When I say that homoeopathy is magic I do not mean it as a metaphor or analogy, I mean that its principles are a variation of those of sympathetic magic. The term sympathetic magic was first, as far as I know, coined by Sir James George Frazer in The Golden Bough. He wrote: Continue reading
My dissatisfaction about the beers that a golf club bar stocks started me thinking about what gives a firm monopoly power in the absence of any apparent reason. Unlike in software there are no apparent network effects, a dominant player has little leverage to bias distribution channels and switching costs for consumers are zero. So how can an inferior product (and I am firmly convinced it is inferior) continue to dominate the market? Continue reading
Supposedly active fund managers often place a large chunk of the money they are managing in a few large caps, in effect ensuring that their fund’s performance can not deviate too far from the market. Brokers often do, or encourage clients, to do the same.
The reason is supposedly the control of risk, however it is interesting that what is being controlled is not the volatility of the portfolio (i.e. the risk of losing money) but the risk of under performing the market. There are plenty of ways of managing volatility directly so why choose to do it indirectly, and possibly less effectively, by tracking the market? Continue reading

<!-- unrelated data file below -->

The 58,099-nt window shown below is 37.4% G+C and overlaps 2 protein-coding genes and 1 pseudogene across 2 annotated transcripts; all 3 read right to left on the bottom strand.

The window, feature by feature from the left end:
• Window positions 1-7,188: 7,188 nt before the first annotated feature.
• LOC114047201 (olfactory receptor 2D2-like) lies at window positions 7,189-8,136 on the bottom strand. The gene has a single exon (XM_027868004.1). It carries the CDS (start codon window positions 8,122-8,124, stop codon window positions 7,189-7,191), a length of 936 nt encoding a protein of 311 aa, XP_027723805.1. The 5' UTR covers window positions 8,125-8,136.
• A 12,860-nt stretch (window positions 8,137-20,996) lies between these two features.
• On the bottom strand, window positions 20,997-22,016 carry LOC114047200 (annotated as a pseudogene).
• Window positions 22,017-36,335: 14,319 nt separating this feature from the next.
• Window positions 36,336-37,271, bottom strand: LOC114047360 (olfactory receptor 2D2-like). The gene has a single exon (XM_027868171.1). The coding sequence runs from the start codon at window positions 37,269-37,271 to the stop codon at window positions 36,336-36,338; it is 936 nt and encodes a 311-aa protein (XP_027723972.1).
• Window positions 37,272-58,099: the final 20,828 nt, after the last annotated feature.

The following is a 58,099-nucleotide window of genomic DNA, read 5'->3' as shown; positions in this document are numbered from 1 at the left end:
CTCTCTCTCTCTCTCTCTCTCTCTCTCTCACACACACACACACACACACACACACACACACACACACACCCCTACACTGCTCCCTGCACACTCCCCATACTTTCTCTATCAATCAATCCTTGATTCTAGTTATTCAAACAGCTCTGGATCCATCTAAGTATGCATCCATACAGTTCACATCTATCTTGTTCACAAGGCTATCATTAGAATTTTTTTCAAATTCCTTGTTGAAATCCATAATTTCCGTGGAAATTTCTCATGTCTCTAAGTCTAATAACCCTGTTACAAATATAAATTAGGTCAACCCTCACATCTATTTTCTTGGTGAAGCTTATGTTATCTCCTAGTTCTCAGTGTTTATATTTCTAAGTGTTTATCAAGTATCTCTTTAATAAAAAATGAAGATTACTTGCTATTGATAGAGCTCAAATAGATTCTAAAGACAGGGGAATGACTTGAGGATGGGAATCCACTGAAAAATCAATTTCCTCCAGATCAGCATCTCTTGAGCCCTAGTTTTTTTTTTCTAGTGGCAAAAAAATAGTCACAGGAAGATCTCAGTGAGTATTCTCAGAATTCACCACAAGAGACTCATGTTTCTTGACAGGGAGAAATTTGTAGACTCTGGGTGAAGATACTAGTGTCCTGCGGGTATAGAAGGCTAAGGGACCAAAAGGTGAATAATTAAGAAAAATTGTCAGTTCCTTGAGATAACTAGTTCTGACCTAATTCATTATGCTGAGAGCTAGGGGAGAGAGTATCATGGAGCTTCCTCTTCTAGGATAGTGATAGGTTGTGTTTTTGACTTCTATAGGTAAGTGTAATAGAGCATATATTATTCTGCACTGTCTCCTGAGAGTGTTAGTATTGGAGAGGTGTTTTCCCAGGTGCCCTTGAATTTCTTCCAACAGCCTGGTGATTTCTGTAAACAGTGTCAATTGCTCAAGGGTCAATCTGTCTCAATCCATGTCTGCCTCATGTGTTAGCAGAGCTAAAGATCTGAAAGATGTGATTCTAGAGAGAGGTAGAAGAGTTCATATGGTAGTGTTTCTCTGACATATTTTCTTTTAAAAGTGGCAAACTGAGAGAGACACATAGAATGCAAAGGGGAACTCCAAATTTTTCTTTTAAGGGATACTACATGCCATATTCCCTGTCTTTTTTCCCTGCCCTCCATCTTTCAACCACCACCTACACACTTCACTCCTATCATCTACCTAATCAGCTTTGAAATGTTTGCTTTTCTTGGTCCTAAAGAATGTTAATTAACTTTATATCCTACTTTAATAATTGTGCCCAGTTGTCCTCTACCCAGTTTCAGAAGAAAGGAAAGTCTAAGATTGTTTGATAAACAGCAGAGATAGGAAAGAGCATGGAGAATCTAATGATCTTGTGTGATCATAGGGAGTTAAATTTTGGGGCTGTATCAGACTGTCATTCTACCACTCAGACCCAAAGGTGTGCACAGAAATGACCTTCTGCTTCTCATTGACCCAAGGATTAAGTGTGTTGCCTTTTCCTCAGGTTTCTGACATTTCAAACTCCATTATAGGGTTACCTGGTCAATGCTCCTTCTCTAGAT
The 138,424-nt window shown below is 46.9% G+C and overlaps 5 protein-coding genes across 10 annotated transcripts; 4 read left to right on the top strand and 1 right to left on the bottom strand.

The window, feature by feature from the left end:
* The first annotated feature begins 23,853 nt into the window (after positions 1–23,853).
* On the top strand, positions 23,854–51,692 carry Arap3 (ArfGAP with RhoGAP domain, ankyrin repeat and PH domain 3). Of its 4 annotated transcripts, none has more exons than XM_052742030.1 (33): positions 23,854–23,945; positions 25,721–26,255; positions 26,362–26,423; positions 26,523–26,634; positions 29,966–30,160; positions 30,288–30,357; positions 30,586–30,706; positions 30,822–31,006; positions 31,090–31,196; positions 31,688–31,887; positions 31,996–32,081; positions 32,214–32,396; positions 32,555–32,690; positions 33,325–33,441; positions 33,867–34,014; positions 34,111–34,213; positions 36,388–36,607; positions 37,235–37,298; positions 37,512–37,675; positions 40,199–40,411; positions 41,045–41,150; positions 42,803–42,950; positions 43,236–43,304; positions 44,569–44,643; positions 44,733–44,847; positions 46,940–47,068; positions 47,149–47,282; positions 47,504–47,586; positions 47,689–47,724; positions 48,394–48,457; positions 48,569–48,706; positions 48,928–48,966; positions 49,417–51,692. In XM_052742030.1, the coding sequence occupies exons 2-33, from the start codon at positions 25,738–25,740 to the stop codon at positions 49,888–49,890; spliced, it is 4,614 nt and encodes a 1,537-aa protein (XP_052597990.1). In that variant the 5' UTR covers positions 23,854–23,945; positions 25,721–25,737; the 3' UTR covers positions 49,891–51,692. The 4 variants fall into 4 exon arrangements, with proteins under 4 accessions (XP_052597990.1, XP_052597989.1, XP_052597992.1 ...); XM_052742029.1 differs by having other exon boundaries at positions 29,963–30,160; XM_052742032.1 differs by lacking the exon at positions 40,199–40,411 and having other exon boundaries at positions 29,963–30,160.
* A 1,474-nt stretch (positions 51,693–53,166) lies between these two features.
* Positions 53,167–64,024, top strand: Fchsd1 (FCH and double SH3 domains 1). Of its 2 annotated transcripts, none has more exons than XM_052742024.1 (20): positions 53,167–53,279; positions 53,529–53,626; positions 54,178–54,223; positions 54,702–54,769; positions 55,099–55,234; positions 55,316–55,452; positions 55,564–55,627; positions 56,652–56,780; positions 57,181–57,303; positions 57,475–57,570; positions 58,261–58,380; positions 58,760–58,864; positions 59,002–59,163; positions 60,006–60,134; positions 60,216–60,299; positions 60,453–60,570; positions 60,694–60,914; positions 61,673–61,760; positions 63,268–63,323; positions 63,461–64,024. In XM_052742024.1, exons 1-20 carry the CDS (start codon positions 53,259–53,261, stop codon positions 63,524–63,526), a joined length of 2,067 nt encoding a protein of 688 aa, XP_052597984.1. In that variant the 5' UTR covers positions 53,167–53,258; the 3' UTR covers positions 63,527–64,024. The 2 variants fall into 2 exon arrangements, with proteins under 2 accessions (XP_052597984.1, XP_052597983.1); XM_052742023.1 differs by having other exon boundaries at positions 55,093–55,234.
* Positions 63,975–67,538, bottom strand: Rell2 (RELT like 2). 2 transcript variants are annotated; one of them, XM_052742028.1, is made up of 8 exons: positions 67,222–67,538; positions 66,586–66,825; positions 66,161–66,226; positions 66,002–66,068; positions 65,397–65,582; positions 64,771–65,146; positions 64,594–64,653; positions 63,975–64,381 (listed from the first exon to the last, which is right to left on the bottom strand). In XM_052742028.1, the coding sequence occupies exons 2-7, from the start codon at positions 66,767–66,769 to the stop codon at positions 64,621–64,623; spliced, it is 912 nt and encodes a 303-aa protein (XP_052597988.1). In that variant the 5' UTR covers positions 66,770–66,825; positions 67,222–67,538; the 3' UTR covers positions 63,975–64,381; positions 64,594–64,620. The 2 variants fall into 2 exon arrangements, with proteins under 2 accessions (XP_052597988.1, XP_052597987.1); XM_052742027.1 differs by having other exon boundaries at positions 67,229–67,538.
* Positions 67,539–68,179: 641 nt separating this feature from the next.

Skyepharma bounced a little today but it is still well down on two days ago and is at low levels against historical prices – it has rarely gone below 50p since mid-2003 and has gone above 70p several times since then, most recently late last year. Of course it has always been fairly volatile but I was a little surprised at how sharp a reaction there was to the news of Glaxo’s manufacturing problems with Paxil CR.
Firstly, Skyepharma does not manufacture Paxil CR, it helped develop it and receives a (small percentage) royalty which does bring substantial income because Paxil brings Glaxo such huge revenues. On the face of it the effects of the problems should be that Skyepharma loses a fair amount of revenues (all the royalties from Paxil CR’s US sales, i.e. most of it) for about six months and then things slowly go back to normal, by next year everything should be back to normal. This does not look like something that should have much impact on how much Skyepharma is worth. Continue reading